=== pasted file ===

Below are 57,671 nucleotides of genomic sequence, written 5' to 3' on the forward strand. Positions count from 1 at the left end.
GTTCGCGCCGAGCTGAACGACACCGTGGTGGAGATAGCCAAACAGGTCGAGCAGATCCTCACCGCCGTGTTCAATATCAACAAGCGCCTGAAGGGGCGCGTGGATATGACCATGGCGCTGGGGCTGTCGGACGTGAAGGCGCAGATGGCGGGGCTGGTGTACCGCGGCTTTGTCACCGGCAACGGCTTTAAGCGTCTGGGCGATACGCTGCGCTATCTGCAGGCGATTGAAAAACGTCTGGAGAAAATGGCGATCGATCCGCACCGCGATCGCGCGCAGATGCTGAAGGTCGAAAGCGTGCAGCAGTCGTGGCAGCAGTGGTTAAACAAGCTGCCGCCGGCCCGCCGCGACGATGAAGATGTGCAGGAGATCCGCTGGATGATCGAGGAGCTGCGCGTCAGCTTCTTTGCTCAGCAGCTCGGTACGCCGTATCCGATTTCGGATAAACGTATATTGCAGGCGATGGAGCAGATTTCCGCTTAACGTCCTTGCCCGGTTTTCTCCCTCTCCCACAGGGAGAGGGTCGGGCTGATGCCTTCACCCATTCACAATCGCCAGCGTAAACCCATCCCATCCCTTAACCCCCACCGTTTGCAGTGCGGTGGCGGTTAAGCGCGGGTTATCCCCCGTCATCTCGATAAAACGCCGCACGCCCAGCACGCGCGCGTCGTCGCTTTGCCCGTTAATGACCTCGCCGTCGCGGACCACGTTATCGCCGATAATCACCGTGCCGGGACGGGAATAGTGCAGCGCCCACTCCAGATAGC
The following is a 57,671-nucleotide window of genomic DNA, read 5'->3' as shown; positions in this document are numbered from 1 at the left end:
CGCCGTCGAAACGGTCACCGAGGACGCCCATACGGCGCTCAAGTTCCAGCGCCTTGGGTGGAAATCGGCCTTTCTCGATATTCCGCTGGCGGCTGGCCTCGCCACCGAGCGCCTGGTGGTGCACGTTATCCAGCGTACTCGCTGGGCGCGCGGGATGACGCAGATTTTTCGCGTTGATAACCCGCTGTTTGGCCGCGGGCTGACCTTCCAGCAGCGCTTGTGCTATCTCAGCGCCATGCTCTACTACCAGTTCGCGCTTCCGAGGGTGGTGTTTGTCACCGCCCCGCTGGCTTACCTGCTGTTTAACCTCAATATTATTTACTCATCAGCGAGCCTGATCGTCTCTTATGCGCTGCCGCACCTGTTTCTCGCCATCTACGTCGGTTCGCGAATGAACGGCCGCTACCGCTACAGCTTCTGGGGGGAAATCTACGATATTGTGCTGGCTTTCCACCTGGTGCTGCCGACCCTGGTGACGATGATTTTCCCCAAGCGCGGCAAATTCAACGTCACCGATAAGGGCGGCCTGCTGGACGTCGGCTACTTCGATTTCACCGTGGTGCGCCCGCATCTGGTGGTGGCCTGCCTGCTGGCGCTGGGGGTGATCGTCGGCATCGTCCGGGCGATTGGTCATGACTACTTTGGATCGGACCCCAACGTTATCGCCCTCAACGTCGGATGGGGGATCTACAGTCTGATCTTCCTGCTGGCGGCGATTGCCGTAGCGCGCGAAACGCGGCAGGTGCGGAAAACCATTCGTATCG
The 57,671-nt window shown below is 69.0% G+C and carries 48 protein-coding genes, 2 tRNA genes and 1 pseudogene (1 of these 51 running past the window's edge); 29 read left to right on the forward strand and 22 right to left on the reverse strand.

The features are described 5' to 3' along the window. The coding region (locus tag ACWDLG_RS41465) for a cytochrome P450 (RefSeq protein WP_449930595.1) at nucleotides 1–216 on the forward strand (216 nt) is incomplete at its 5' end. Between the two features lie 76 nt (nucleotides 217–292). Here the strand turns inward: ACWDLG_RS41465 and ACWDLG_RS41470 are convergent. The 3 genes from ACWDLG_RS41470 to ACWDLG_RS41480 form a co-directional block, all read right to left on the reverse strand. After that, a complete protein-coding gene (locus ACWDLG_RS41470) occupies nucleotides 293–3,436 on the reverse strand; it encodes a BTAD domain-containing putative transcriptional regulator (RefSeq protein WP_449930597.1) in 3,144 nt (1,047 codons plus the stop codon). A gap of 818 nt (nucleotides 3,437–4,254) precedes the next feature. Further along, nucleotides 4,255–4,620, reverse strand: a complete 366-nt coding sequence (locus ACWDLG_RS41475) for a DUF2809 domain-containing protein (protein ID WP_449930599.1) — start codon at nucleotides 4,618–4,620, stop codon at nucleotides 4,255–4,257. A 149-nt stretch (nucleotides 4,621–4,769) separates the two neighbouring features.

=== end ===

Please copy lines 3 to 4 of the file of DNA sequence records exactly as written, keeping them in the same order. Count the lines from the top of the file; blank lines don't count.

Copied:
The following is a 57,671-nucleotide window of genomic DNA, read 5'->3' as shown; positions in this document are numbered from 1 at the left end:
CGCCGTCGAAACGGTCACCGAGGACGCCCATACGGCGCTCAAGTTCCAGCGCCTTGGGTGGAAATCGGCCTTTCTCGATATTCCGCTGGCGGCTGGCCTCGCCACCGAGCGCCTGGTGGTGCACGTTATCCAGCGTACTCGCTGGGCGCGCGGGATGACGCAGATTTTTCGCGTTGATAACCCGCTGTTTGGCCGCGGGCTGACCTTCCAGCAGCGCTTGTGCTATCTCAGCGCCATGCTCTACTACCAGTTCGCGCTTCCGAGGGTGGTGTTTGTCACCGCCCCGCTGGCTTACCTGCTGTTTAACCTCAATATTATTTACTCATCAGCGAGCCTGATCGTCTCTTATGCGCTGCCGCACCTGTTTCTCGCCATCTACGTCGGTTCGCGAATGAACGGCCGCTACCGCTACAGCTTCTGGGGGGAAATCTACGATATTGTGCTGGCTTTCCACCTGGTGCTGCCGACCCTGGTGACGATGATTTTCCCCAAGCGCGGCAAATTCAACGTCACCGATAAGGGCGGCCTGCTGGACGTCGGCTACTTCGATTTCACCGTGGTGCGCCCGCATCTGGTGGTGGCCTGCCTGCTGGCGCTGGGGGTGATCGTCGGCATCGTCCGGGCGATTGGTCATGACTACTTTGGATCGGACCCCAACGTTATCGCCCTCAACGTCGGATGGGGGATCTACAGTCTGATCTTCCTGCTGGCGGCGATTGCCGTAGCGCGCGAAACGCGGCAGGTGCGGAAAACCATTCGTATCG